The White House has canceled a conference that would have forced the country's premier AIDS researcher to confront claims that the virus he has identified as the cause of the lethal disease might not be the cause at all.

Dr. Robert Gallo, the star scientist at the National Institutes of Health, is the man who pinpointed the human immunodeficiency virus (HIV) as the cause of AIDS. Since Gallo's discovery, the NIH, which controls the largest share of the money for AIDS research, has denied funds to scientists with other ideas, even though their theories have been published.

Foremost among the researchers with a fresh point of view is Dr. Peter Duesberg of the University of California at Berkeley. A member of the National Academy of Sciences, Duesberg studied HIV in Gallo's laboratory under a fellowship and concluded that it did not meet the standard criteria for a disease-causing agent.

Duesberg questioned the HIV theory in an article in the medical journal Cancer Research last March. As yet, there has been no official response from Gallo. The editor of Cancer Research, Dr. Peter MacGee, is surprised at the silence from Gallo. "Dr. Duesberg is an excellent scientist. He has a very good reputation. We had expected that there would be more official response to it," MacGee told our reporter Sallie Dinkel.

Instead, Gallo apparently dismissed Duesberg's theory without explanation. Gallo did not return at least a dozen calls for comment.

Among those seeking an answer to Duesberg's challenge was Jim Warner, a senior analyst for domestic policy at the White House. Warner called Dr. Harvey Bialy, the research editor at the medical journal Bio/Technology who had planned a workshop called "How Does HIV Cause AIDS?" to discuss Duesberg's claims, among other topics.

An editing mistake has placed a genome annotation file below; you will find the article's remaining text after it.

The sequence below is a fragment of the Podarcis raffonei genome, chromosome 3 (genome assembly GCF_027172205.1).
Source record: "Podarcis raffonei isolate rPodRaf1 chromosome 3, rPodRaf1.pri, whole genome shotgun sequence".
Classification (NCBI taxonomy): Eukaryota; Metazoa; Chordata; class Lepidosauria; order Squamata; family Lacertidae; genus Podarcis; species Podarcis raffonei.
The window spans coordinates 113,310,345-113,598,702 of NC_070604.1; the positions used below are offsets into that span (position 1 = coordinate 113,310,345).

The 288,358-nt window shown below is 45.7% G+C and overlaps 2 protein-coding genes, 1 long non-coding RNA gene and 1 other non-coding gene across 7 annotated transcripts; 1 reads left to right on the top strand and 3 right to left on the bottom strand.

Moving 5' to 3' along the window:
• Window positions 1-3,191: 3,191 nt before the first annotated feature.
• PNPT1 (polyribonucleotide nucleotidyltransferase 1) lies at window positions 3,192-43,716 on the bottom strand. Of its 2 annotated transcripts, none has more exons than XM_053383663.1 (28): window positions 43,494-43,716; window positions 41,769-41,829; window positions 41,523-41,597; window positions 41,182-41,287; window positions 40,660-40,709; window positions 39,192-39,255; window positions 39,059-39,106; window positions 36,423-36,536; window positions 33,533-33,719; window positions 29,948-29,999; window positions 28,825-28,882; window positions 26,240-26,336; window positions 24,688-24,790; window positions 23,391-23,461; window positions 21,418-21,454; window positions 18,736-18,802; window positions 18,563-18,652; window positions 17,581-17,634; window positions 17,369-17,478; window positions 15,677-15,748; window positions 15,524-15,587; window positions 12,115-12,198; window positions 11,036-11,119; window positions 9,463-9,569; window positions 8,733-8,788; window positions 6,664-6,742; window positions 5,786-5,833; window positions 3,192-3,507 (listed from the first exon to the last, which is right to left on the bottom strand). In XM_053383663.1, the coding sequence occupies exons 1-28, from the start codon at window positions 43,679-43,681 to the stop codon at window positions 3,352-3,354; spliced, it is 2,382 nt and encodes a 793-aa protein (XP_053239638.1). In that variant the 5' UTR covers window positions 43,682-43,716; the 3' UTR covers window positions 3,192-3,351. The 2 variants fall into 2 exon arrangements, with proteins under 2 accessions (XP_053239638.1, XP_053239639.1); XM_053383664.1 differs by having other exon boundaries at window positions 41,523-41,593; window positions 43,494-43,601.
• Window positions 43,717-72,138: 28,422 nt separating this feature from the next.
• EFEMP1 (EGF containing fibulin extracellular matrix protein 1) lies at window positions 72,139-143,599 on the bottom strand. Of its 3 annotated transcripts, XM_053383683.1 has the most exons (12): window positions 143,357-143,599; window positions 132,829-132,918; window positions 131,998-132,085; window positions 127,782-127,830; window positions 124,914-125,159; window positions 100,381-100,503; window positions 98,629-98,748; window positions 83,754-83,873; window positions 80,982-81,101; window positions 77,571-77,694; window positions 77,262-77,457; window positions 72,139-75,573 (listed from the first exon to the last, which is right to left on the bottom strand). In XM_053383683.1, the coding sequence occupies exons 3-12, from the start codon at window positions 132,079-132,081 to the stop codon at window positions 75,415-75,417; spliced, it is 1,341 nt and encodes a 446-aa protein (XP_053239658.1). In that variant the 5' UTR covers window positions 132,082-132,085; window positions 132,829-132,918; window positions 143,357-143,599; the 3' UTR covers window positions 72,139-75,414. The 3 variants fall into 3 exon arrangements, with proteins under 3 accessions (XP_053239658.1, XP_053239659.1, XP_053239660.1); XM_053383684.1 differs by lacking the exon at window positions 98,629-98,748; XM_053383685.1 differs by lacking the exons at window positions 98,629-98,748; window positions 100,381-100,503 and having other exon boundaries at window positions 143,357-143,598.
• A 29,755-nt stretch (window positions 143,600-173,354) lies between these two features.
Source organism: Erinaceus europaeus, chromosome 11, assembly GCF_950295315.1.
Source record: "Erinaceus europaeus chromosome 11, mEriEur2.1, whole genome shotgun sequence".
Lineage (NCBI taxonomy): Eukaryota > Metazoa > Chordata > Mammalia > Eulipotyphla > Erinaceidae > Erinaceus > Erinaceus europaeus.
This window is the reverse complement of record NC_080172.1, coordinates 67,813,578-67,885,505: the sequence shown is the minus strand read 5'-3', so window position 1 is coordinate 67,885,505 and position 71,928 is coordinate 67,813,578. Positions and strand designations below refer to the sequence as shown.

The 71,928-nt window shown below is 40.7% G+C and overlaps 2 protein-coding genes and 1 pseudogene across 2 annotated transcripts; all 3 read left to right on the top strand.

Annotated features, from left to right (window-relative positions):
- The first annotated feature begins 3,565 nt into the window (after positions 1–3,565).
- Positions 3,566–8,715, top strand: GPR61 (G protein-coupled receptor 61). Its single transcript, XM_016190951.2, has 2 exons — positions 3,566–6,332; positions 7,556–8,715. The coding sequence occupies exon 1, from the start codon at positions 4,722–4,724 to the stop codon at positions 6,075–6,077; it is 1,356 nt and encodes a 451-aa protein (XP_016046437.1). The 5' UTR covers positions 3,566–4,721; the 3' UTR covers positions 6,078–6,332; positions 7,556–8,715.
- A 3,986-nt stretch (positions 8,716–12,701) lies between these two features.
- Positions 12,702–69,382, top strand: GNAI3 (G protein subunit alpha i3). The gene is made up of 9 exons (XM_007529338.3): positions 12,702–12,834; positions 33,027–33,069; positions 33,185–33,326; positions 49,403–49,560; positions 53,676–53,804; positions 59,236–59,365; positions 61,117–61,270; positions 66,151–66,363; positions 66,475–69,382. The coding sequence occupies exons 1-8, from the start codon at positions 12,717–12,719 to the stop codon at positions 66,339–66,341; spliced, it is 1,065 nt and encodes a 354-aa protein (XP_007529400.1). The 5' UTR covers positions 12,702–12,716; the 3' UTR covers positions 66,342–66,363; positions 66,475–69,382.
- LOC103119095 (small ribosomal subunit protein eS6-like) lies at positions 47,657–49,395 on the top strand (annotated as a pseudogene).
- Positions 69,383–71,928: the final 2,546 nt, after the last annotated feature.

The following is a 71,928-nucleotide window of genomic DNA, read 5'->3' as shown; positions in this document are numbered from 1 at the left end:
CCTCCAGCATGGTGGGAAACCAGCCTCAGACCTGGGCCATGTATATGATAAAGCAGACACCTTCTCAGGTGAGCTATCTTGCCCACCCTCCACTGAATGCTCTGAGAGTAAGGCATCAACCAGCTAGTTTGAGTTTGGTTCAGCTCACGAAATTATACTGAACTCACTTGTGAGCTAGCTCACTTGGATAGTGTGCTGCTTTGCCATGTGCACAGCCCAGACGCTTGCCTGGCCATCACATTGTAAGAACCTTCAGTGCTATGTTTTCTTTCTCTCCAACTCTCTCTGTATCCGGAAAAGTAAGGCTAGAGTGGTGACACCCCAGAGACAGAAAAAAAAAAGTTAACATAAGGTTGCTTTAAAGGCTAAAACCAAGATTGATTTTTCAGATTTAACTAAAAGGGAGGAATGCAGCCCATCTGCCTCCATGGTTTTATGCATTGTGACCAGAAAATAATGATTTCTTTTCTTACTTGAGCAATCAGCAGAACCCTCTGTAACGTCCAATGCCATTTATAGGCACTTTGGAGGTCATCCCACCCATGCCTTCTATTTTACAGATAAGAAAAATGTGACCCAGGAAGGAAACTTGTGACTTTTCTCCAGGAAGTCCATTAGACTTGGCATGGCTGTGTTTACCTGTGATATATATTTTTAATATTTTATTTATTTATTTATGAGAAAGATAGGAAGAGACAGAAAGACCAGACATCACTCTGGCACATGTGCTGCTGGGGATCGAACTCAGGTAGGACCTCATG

According to Bialy, Warner offered to cohost the workshop under the auspices of the White House because he was frustrated about the inadequate responses he had gotten to Duesberg's theory. The White House label would guarantee the attendance of Gallo and other experts. "Warner is quite skeptical himself about the veracity of the virus-HIV hypothesis," said Bialy. Warner would not respond to our questions.

In spite of initial enthusiasm, the White House conference, scheduled for Jan. 19, was finally taken off the calendar shortly before that. Warner tried to get it rescheduled, but he couldn't, and it was permanently canceled, according to Bialy. Doug McCormick, chief editor of Bio/Technology, said: "The impression was that the pressure came from the NIH." When we asked Warner about the conference, he said, "I can't talk about that."

Gallo plays a big role in directing the flow of money to AIDS research, according to many scientists in the field. "Robert Gallo doesn't support any alternative views," Duesberg said. "As long as this {the HIV theory} goes unchallenged, it will have an inhibiting effect on research."

Hundreds of millions of research dollars are spent each year on the assumption that HIV causes AIDS. Medical experts we questioned believe that federal health authorities would be embarrassed if that assumption were wrong.